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Open Roads Forum  >  Truck Campers

 > Overwhelmed with camper choices; insight appreciated

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work2much

Jackson Ca

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Posted: 05/29/19 04:30pm Link  |  Quote  |  Print  |  Notify Moderator

Given your list of wishes I would take another look at those Northern Lite rentals you mentioned. While they may have some use, they were probably also maintained. These are very well made.

We had a 2003 Bigfoot that gave us zero issues. Sold it over ten years later and was good to go for another 10. We carried it on our Ram 2500.


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sbryan@vtbryans.com

Vermont

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Posted: 05/29/19 05:10pm Link  |  Quote  |  Print  |  Notify Moderator

Take a look at Northstar Campers. Double pane windows, well insulated, cassette toilets and they will custom build (within reason) for your needs. We have an Igloo on an F350 and have camped in 0 and below without issue. We do have solar and two group 27 batteries that will carry us through the night with the furnace. Other than Cirrus I'm not aware of anyone else using the Alde system. Wish it came as an option for my rig but it isn't a deal breaker. Other cold weather rigs are Artic Fox, Northern Lite and Bigfoot. Probably others I haven't remembered.Only you can decide what is best for you so make it a point to go visit someone that can show you as many as possible. Good luck.


Shawn
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S Davis

Western WA

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Posted: 05/29/19 05:42pm Link  |  Quote  |  Print  |  Notify Moderator

An Arctic Fox 865 migh be worth looking at, they seem to be one of the builders that insulates pretty well. Be careful with the built in propane generators, they can burn through your on board propane pretty fast. And I imagine where your at you will want to mainly use the propane for heating purposes. If not worried about a/c I would look at a small portable inverter generator.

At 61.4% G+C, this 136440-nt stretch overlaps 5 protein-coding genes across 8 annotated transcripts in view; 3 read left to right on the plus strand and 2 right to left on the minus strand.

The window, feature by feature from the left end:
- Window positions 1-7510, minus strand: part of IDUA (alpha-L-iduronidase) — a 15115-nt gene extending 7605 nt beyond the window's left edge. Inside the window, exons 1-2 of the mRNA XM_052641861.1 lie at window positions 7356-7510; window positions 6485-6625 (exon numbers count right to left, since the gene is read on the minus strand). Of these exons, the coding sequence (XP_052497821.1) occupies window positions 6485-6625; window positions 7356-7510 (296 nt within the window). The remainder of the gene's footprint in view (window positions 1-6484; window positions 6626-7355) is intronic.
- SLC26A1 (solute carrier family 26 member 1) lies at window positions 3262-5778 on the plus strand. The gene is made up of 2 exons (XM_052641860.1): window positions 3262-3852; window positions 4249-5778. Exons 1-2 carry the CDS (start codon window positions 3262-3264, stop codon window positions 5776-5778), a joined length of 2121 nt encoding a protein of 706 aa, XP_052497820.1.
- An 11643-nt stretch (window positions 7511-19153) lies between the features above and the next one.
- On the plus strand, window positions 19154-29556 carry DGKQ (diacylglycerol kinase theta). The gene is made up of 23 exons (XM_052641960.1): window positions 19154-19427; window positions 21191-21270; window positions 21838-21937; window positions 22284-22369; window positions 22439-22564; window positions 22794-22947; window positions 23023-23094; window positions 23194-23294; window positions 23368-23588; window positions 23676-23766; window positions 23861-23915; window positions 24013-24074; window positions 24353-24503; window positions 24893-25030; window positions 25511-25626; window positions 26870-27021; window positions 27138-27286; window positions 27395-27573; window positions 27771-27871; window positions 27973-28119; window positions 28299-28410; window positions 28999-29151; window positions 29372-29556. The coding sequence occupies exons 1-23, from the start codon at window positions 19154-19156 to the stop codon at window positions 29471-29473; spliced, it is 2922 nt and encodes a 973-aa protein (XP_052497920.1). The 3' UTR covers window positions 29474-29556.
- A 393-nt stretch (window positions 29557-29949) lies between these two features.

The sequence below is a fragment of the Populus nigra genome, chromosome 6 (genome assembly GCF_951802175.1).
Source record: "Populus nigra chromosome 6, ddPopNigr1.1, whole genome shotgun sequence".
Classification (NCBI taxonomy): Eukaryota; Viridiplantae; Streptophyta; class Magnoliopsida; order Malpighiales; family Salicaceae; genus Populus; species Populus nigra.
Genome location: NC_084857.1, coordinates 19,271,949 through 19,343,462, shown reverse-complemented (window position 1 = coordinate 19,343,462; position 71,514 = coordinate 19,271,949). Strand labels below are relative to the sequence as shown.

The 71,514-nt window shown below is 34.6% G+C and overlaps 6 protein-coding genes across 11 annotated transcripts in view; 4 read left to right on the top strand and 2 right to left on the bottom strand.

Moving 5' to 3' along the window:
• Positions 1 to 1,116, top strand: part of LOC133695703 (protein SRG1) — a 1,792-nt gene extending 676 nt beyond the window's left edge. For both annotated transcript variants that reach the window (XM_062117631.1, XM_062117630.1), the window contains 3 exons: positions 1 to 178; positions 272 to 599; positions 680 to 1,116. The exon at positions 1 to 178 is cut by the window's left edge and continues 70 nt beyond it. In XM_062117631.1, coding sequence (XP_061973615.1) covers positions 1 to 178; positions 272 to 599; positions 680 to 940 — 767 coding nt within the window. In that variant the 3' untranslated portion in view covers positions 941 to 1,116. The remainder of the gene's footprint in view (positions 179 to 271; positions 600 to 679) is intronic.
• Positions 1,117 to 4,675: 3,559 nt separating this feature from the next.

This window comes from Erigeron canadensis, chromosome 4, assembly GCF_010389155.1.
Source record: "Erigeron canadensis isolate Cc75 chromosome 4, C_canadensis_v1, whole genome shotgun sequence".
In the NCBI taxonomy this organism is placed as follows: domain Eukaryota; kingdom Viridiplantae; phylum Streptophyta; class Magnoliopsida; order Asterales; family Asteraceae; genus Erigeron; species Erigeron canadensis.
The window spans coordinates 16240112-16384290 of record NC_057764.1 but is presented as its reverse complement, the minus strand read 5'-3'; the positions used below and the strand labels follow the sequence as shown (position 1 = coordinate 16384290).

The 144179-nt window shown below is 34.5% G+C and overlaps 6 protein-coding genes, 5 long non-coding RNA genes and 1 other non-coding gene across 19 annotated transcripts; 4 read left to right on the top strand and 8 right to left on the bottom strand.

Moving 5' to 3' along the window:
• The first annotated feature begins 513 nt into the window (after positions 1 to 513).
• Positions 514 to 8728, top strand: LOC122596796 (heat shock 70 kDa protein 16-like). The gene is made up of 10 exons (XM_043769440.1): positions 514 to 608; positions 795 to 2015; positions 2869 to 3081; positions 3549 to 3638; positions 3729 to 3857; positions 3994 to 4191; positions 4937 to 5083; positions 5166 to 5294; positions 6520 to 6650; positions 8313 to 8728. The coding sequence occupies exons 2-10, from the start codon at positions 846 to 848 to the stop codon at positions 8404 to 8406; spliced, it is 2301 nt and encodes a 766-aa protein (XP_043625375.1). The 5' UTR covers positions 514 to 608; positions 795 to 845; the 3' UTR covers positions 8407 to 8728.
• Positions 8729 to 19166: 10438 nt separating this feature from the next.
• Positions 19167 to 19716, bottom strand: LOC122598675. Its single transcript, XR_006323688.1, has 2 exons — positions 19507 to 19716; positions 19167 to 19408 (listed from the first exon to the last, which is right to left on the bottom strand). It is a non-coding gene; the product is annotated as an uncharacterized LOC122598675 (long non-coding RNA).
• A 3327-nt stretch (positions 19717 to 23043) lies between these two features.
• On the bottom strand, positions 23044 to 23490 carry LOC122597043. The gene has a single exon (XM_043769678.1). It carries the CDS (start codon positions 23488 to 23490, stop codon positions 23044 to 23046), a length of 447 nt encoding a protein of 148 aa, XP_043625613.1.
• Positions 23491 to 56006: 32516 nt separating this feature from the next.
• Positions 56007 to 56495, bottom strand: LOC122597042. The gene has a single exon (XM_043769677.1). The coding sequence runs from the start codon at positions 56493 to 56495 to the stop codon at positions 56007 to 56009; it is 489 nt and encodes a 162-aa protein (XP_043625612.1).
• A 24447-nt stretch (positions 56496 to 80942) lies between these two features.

hedge

Airdrie, Alberta, Canada

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Posted: 05/29/19 08:43pm Link  |  Quote  |  Print  |  Notify Moderator

Hiya neighbour.

I think your concern with the cold is quite accurate. I've stayed in my Adventurer at -25C but that was with power. It's supposedly 4-season but the furnace didn't stop much. I've never actually tested it but I'm not sure if I could make it through a night at that temp with my two batteries.

I also have 300w of solar but again I'm kinda useless to you because I haven't been able to test it. I bought this and set it up for that use (for me quadding in the winter) but then my group blew up and plans changed and it never happened [emoticon]


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DieselBurps

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Posted: 05/29/19 10:51pm Link  |  Quote  |  Print  |  Notify Moderator

You might want to consider how each camper is constructed.

Since you are asking for advice I am happy to give my opinion.

1.) your truck does not have 5,300 lbs of payload. You need to figure out how much payload you actually have, total truck weight with fuel, people, stuff, etc. minus what the total GVW is, it's likely 12,000 lbs or less so subtract truck total weight from that.

2.) get the lightest northernlight or bigfoot you can find. Northernlite has a sportsman addition that seems to be light or the bigfoot 1500 model. All other campers besides those are essentially built the same, stables and wood with rubber roofs i.e they fall apart offroad.

3.) also consider the cirrus, they seem to be doing things differently and worth a look, I also like the idea of the Aldea system.

4.) go heavy on good batteries and lots of solar, no stupid "solar kits" those ar worthless. Having power and heat it sounds like will provide you with the most comfort.

5.) skip the cassette toilet ( i have one, it sucks, but barely better than a traditional toilet) instead ditch the RV crapper and go compost toilet. You can use these in the winter.

7.) Find out what tires you have. I like tall and skinny. 285/75/18 has 4000 lbs of capacity a tire. I used 295/70/18 Cooper Stt Maxx tires and got 55K (US) miles out of them that included 3 trips off road in Baja, 2 trips all over mexico, belize and guatemala.